Ancient Monuments

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Bowl barrow 480m south east of West End Barn

A Scheduled Monument in Dewlish, Dorset

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Coordinates

Latitude: 50.7647 / 50°45'52"N

Longitude: -2.2955 / 2°17'43"W

OS Eastings: 379253.331816

OS Northings: 96166.110643

OS Grid: SY792961

Mapcode National: GBR 0YY.VX6

Mapcode Global: FRA 6722.3J9

Entry Name: Bowl barrow 480m south east of West End Barn

Scheduled Date: 17 July 1961

Last Amended: 24 July 1996

Source: Historic England

Source ID: 1014855

English Heritage Legacy ID: 27398

County: Dorset

Civil Parish: Dewlish

Traditional County: Dorset

Lieutenancy Area (Ceremonial County): Dorset

Church of England Parish: Milborne St Andrew

Church of England Diocese: Salisbury

Details

The monument includes a bowl barrow situated on a gentle north facing slope
near the summit of a ridge. The barrow has a mound which now lies mostly
within a mature field boundary hedge. To the west the mound has been reduced
in height by ploughing and now survives as a very low rise in the ground
surface. The mound was previously recorded as being 40ft (c.12m) in diameter
and now has a maximum height of c.0.6m. There is no clear indication of a
quarry ditch surrounding the mound but it will survive as a buried feature
c.2m wide. The barrow was probably excavated by J Mansel-Pleydell in 1881 when
three cremations in cists were found, possibly in primary positions. The
barrow apparently lies within a field system which has been levelled by
ploughing and which is not included in the scheduling.
All fence posts are excluded from the scheduling although the ground beneath
these features is included.

MAP EXTRACT
The site of the monument is shown on the attached map extract.
It includes a 2 metre boundary around the archaeological features,
considered to be essential for the monument's support and preservation.

Source: Historic England

Reasons for Scheduling

Bowl barrows, the most numerous form of round barrow, are funerary monuments
dating from the Late Neolithic period to the Late Bronze Age, with most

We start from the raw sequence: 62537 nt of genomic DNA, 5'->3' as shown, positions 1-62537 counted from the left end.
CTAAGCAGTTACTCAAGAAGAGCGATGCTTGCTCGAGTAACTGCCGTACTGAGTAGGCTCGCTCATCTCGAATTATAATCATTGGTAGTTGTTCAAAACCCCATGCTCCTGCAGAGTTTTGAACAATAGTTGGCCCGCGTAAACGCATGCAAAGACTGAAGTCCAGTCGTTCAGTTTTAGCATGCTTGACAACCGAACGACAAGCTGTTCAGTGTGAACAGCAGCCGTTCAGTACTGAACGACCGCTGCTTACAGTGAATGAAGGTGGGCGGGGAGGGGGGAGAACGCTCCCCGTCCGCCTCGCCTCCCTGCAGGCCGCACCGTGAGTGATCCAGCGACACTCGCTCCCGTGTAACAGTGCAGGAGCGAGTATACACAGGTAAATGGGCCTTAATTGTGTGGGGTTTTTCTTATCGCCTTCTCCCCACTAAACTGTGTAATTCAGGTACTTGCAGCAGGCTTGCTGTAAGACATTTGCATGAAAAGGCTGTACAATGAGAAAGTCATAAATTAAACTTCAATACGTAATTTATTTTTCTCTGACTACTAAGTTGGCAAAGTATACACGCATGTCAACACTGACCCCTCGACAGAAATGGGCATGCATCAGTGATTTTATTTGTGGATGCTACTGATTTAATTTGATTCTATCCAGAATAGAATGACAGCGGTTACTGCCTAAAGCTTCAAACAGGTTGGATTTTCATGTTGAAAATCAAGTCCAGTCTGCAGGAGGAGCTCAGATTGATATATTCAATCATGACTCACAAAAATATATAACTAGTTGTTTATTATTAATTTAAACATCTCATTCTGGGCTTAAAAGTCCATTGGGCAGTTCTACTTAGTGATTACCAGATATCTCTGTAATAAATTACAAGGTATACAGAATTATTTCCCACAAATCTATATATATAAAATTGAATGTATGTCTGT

examples belonging to the period 2400-1500 BC. They were constructed as
earthen or rubble mounds, sometimes ditched, which covered single or multiple
burials. They occur either in isolation or grouped as cemeteries and often
acted as a focus for burials in later periods. Often superficially similar,
although differing widely in size, they exhibit regional variations in form
and a diversity of burial practices. There are over 10,000 surviving bowl
barrows recorded nationally (many more have already been destroyed), occurring
across most of lowland Britain. Often occupying prominent locations, they are
a major historic element in the modern landscape and their considerable
variation of form and longevity as a monument type provide important
information on the diversity of beliefs and social organisations amongst early
prehistoric communities. They are particularly representative of their period
and a substantial proportion of surviving examples are considered worthy of
protection.

The bowl barrow 480m south east of West End Barn, although reduced in height
by ploughing and disturbed by previous excavations, will contain
archaeological remains, providing information about Bronze Age burial
practices, economy and environment.

Source: Historic England

Sources

Books and journals
Historical Monuments in the County of Dorset: Volume I, (1970), 181
Mansel Pleydell, J C, 'Proceedings of the Dorset Natural History and Arch. Society' in The Barrows Of Dorset, , Vol. 5, (1883), 30-31

Source: Historic England

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